"This is my uncle Boris who was the best dressed, most fun and irreverent person I knew growing up. I wish I'd gotten more time with [her]," Jose wrote in the caption, along with a slideshow of images showing Boris donning attire spanning the gender spectrum. "Boris had a magic to [her] that continues to cast spells."
"Boris had the best, loudest laugh that sounded like a Times Square 90s bruja," Jose said, using a Spanish word for "witch." "Boris also went by Exotica, [her] performer name and [she] used to wear nipple tassels and the most snatched outfits. She dressed for the gawds." (While Jose used male pronouns to refer to her uncle in the post and noted that her uncle used male pronouns while he was alive, she requested that female pronouns be used in this article.)
At the end of the caption, Jose recalled the day of Boris' funeral and how it "rained a monsoon."
"I still remember [her] queer childhood friends from the block, 3 of them, holding hands around [her] tombstone, crying. They were the last ones to leave," she wrote. "I remember feeling the saddest I ever felt in my whole little life, watching them thro the car window, they were standing through the storming rain and saying goodbye to no doubt, another chosen family member lost to AIDS."
'Lying there in my "deathbed"'
While most of the AIDS Memorial posts are about loss, some are about survival and perseverance. Texas native Aaron Holloway's post, shared on Oct. 11, National Coming Out Day, is one such example.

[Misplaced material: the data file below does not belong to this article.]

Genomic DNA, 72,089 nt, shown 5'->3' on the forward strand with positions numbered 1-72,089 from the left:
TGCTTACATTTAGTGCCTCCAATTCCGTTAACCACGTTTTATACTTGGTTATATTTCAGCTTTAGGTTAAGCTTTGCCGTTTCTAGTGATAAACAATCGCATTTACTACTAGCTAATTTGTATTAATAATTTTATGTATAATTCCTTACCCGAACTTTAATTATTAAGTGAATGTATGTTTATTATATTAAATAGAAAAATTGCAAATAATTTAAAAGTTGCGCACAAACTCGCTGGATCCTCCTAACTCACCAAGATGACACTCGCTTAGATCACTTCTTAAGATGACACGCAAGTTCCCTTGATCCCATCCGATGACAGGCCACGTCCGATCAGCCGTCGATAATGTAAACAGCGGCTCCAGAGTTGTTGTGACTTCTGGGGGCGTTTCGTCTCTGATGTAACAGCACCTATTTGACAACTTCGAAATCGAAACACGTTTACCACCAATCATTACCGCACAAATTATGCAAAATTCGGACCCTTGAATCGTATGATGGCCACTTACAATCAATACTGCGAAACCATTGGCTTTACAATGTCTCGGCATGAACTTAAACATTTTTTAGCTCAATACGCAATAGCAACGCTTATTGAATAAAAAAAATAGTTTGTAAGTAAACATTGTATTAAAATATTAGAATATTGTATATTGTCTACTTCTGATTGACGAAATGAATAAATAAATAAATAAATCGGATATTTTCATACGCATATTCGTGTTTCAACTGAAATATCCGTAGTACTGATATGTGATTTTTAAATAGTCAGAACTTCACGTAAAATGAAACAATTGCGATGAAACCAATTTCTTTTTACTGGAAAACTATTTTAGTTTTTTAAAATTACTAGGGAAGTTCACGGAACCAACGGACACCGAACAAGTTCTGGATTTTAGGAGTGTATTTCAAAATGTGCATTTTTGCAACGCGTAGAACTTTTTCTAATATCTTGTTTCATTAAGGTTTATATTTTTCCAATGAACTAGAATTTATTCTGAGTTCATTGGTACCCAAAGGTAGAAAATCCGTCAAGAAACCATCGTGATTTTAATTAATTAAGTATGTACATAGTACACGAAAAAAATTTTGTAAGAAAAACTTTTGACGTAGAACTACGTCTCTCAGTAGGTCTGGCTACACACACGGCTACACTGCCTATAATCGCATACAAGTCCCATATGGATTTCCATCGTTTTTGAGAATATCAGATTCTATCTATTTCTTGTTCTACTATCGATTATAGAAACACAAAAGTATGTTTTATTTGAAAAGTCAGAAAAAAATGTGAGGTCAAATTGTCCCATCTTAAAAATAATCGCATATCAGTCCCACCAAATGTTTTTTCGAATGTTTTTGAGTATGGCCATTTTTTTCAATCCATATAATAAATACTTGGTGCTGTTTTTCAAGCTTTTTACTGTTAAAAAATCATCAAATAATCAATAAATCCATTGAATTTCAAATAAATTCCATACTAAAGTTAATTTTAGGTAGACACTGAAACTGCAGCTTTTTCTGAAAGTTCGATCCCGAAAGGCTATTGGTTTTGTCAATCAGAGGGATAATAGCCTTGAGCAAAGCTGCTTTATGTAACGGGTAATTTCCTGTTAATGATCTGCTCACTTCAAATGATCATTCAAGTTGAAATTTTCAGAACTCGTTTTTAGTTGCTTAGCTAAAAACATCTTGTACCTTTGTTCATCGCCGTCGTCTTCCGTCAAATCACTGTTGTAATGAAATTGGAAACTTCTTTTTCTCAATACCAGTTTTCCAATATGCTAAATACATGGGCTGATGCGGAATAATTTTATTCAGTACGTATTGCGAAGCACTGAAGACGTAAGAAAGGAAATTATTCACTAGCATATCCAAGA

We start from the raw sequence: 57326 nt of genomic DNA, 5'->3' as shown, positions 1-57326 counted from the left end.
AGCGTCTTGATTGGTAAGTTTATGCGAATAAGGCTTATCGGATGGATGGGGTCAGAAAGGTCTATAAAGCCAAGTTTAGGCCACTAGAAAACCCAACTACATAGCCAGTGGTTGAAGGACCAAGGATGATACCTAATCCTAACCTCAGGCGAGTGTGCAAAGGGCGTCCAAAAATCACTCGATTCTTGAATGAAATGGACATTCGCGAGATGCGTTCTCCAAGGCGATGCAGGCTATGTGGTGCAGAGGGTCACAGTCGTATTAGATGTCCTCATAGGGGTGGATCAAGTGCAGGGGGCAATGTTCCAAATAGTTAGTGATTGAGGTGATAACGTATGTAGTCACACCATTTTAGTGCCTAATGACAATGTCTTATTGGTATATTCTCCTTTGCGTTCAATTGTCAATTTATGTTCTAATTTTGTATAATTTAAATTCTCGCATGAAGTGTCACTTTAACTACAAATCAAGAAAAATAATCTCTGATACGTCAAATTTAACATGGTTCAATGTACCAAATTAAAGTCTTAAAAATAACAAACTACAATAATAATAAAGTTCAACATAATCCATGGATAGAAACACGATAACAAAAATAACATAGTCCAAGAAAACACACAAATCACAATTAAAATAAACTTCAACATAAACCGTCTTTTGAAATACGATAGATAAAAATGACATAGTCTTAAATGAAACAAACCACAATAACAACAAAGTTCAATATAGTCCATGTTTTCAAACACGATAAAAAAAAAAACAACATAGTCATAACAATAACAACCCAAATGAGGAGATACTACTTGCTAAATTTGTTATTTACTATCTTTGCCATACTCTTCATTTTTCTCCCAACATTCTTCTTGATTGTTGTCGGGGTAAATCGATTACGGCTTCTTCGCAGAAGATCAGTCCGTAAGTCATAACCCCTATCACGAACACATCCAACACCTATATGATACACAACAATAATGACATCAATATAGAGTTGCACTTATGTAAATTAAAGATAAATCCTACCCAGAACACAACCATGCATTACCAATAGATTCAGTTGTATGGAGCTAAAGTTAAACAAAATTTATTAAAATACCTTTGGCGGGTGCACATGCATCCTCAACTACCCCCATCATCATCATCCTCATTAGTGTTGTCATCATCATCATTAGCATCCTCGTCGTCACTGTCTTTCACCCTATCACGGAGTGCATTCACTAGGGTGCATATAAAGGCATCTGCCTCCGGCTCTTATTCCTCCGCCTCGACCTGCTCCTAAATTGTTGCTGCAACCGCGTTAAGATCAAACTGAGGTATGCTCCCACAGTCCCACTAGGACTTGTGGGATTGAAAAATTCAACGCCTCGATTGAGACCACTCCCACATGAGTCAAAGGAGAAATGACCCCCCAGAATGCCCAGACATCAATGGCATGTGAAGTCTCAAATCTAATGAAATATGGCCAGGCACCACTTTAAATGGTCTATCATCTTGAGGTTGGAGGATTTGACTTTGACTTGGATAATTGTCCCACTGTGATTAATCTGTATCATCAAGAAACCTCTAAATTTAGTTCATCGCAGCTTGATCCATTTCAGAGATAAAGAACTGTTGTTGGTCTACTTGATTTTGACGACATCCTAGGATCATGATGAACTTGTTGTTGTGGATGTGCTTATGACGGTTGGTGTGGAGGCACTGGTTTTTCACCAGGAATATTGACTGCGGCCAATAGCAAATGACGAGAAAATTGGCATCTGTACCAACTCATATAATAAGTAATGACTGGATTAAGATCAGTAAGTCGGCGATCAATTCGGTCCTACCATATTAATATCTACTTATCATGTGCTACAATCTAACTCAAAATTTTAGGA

"I was diagnosed with end-stage renal failure. The nephrologist proclaimed that my kidneys were 'gone' and I would never urinate again," Holloway wrote, adding that he was just a college senior at the time. "Afterwards, I was simultaneously diagnosed with AIDS by another physician in the presence of my mom and thereby outed. I will never forget what the physician said to me, 'Wake up! It's AIDS. Are you surprised?'"
"I never told my mom I was gay and she did not know," Holloway said. "Lying there in my 'deathbed,' I believed my mom would abandon me. She did not."
Holloway said that after he was given just a month to live in March 2008, his kidneys "miraculously" regained function. Not only did Holloway finish his bachelor's degree — cum laude, no less — but he also went on to get a master's degree.
'Afraid to be forgotten'
Most of the stories shared on The AIDS Memorial are those of LGBTQ people, as men who have sex with men and transgender women are disproportionately affected by HIV and AIDS. That having been said, the memorial includes many stories about non-LGBTQ people, too.
"It reminds you that this isn't something that just impacts gay men," Sese said.
One such person is Debbie, a West Virginia woman whose daughter, Renee Taylor, shared a memorial post on Aug. 5, the 17th anniversary of Debbie's death.
"My mom Debbie's last words that she wanted read at her memorial were 'I love you, be strong and never forget me,'" Taylor wrote.
"I don't think my mom was scared to die," she continued. "She'd been preparing for death for 11 years. When she was diagnosed with HIV in 1992, it was still considered a death sentence. There was a lot we didn't understand."
Taylor expressed gratitude that she and her mother "spent a lot of quality time together."
"Even though I was a bratty teenager, I understood how precious our time together was," she wrote. "I tried my hardest to make it count."
Taylor's post ends with a poignant thought that encapsulates the mission of The AIDS Memorial.
"I think my mom was afraid of being forgotten, so I share her story," she wrote, with the hashtag #WhatIsRememberedLives.